Inuit and climate change in prehistoric eastern Arctic: a perspective from Greenland
Mikkel Sørensen (University of Copenhagen)
Paper short abstract:
From recent field work in northeast Greenland Inuits prehistory is discussed in relation climate change. The paper suggests that social dynamics caused by human mobility and cultural encounters are most important to succeed climate change in a long term perspective.
Paper long abstract:
This paper addresses archaeological and historical Inuit societies and their responses to climatic changes. It is argued, that societal response to climate fluctuations is best understood in an intergenerational time perspectives and at large geographical scales, as it can be provided in the deep archaeological time scale within the Arctic world. From recent field work in northeast Greenland this areas prehistory is discussed in relation climate change. This case is followed by a discussion of four aspects that are considered crucial to Inuit's adaptation and success during the centuries of the "little ice age", i.e. 1) the initial Thule Culture migration into the eastern Arctic, 2) breathing-hole sealing technology, 3) snow house technology and 4) Inuit's long distance travels in the 18th century. It is from the cases concluded, that Inuit did not invent new strategies or technologies in relation to stress induced e.g. by climate change. Instead they relied on an inherent flexibility in their living and being in the Arctic, involving a high mobility and frequent migrations at the individual level, which enabled them to succeed crisis caused by social conflicts as well as environmentally dependent changes. Further, that Inuit had an ability to creatively integrate technologies and life-ways, resulting from their cultural encounters, e.g. with people from the Late Dorset Culture, European whalers and Moravians, that were successfully employed when climatic induced environmental changes affected their life and societies. The paper suggests that the social dynamics caused by human mobility and cultural encounters are most important to succeed climate change in a long term perspective.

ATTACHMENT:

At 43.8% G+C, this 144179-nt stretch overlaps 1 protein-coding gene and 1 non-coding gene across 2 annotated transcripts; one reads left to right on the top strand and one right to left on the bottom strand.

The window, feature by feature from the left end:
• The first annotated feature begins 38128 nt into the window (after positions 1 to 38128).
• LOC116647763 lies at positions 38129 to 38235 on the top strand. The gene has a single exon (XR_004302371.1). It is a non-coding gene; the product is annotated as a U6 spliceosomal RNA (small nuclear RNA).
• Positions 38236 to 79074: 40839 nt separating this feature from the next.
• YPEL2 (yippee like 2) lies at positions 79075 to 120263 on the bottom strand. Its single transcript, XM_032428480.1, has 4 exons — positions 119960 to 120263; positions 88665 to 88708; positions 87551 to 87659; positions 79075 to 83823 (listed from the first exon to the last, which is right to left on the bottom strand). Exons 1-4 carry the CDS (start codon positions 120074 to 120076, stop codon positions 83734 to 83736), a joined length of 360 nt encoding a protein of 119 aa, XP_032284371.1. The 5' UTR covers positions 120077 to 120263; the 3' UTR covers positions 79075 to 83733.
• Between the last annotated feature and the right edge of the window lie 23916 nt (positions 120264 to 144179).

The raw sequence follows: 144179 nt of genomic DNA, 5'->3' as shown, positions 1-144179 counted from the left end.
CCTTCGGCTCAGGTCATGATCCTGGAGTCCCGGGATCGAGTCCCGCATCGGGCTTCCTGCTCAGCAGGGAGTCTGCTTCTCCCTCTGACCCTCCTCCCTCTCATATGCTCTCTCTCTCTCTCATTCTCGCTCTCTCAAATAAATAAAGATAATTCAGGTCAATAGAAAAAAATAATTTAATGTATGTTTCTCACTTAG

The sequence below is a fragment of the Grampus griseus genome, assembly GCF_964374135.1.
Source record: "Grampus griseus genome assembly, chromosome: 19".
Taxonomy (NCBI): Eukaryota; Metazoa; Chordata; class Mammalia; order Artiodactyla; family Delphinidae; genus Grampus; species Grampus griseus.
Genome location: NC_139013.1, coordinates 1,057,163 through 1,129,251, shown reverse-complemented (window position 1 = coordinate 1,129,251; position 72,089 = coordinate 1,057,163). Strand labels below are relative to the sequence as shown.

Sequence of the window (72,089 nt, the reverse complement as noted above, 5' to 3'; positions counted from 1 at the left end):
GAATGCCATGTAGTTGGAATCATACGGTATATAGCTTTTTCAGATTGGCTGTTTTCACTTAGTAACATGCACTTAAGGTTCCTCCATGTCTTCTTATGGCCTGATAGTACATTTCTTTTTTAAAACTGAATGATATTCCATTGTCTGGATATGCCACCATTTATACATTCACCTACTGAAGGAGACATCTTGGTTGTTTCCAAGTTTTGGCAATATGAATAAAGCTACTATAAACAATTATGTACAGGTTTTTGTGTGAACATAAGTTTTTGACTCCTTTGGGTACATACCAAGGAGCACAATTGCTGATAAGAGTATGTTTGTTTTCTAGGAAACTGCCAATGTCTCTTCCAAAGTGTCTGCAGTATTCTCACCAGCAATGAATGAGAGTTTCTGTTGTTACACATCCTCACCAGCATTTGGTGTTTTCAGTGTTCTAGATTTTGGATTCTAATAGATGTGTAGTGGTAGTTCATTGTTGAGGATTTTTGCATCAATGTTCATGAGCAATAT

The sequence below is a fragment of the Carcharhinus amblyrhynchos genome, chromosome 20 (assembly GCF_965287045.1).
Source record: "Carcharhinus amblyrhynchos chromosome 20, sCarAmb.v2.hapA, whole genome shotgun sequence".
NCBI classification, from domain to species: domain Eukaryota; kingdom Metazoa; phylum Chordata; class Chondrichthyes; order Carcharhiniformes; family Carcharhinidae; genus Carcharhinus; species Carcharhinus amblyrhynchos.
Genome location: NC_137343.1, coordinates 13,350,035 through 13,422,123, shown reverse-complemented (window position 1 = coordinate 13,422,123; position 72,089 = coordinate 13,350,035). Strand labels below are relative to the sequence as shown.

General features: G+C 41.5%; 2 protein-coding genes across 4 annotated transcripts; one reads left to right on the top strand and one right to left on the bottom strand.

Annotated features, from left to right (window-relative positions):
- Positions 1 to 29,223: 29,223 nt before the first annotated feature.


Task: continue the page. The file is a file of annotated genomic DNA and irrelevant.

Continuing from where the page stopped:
Past weather, past climate - archaeology as Environmental Humanity